Publishing my Pocket reading list on this website


Tags: Eleventy

I’ve recently added a page called Reading List to this website. It’s a page that shows the unread articles in my Pocket account that I haven’t tagged as ‘private’.

This post details how this works using Eleventy Javascript data files, the Pocket API, IFTT webhooks, and Netlify build webhooks.

In case you don’t know, Pocket is a service that lets you save links to read/watch later. It’s really well-integrated into Firefox.

I recently switched this blog from Jekyll to Eleventy. Eleventy is a static-site generator.

Eleventy lets you make any data returned by a Javascript file available to your website. This means you can pull in data from an external API and feed it to your templates to display on your website as static HTML. So the only time a call to the Pocket API is made is when the site is being built on the server.

For my site, I use a Javascript file called readingList.js that 1) pulls in all my items saved in Pocket, 2) reverses the order so they’re roughly in descending publication date order, and 3) excludes any items I’ve tagged in Pocket as ‘private’.

The data from Pocket’s API is then available to my templates – written in Nunjucks in my case.

I host this website on Netlify. Netlify runs a build of your site when you make a change to the git repository it’s linked to. Usually these changes would be things like adding a new blogpost or changing some CSS. But when I add an article to Pocket, no changes are made to the files in the git repository. The readingList.js file stays the same.

So, for automated updating of the Reading List page, I need to trigger a build whenever something changes in my Pocket account.

I’m doing this using IFTT ‘Applets’. I’ve set up triggers to run whenever 1) a new item is added to my Pocket account, 2) if an item is archived, or 3) if an item is tagged as ‘private’.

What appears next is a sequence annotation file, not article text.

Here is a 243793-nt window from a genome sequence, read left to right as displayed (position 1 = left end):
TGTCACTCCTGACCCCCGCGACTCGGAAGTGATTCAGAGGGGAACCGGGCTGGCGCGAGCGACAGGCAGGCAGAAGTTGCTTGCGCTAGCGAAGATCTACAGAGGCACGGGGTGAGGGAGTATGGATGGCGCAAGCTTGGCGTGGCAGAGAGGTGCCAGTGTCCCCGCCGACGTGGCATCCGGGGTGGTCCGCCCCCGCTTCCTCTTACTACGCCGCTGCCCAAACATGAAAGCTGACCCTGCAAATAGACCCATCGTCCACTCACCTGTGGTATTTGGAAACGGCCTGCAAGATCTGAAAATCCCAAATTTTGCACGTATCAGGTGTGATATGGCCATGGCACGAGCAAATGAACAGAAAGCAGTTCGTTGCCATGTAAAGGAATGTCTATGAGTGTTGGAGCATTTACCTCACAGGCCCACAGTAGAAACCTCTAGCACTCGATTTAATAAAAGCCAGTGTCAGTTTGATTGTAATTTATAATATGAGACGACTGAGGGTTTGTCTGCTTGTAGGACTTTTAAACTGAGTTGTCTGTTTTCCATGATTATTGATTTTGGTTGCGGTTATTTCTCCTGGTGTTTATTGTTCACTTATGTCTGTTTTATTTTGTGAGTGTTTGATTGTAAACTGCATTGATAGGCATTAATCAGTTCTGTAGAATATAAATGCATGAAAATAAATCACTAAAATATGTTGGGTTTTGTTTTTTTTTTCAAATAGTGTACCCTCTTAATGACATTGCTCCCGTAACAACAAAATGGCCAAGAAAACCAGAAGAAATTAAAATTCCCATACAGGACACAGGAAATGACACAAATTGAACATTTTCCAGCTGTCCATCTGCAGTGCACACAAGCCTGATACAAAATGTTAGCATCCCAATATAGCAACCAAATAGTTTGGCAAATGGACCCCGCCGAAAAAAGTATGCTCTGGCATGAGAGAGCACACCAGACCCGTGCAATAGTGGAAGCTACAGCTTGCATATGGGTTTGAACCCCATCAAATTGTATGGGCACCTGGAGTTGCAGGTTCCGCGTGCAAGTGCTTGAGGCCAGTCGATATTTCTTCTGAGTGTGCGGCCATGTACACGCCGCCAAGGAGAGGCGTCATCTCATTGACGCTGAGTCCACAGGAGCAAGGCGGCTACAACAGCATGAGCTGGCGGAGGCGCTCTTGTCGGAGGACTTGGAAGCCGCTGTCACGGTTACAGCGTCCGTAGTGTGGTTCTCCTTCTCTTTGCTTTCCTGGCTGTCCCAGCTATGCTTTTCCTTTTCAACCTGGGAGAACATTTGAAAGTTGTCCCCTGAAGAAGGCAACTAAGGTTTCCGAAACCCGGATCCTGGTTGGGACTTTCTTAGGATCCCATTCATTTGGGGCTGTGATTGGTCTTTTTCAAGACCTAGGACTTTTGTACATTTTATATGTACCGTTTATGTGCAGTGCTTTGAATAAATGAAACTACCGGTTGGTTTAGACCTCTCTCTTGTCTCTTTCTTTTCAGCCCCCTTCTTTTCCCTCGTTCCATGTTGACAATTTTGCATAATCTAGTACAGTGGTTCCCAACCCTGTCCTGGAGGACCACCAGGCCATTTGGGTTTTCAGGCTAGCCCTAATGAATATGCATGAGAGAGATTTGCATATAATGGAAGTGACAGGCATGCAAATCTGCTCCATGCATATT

And because IFTT can’t detect if a tag is removed from a Pocket item, I’ve also added a trigger that runs once a day at midnight. This one makes sure any items are displayed which I’d previously tagged as ‘private’ but then had that tag removed.

When these ‘applets’ above run, they send a webhook to Netlify to start a new build - using a ‘Build hook’ from the ‘Build & Deploy’ settings in Netlify. In IFTT, you set a POST request to a URL generated by Netlify that looks like this:

Notice you can include a trigger_title parameter which can be unique to each IFTT applet. This shows up in the Netlify build logs so you can check back on what happened.

When these applets start a new build, the site pulls in the updated Pocket data and then rebuilds the HTML using the new Pocket data. I don’t have to do anything other than manage my Pocket account for the changes to be replicated on my site.

That’s it. I’ve possibly missed something. Let me know if you have any questions :-)

Thanks to Bryan L. Robinson for his blog explaining how to get Eleventy’s Javascript data files working with the Meetup API. I’ve adapted his work for my purposes here.

Thanks also for Felix Neumann’s tool that lets you easily generate a Pocket Access Token.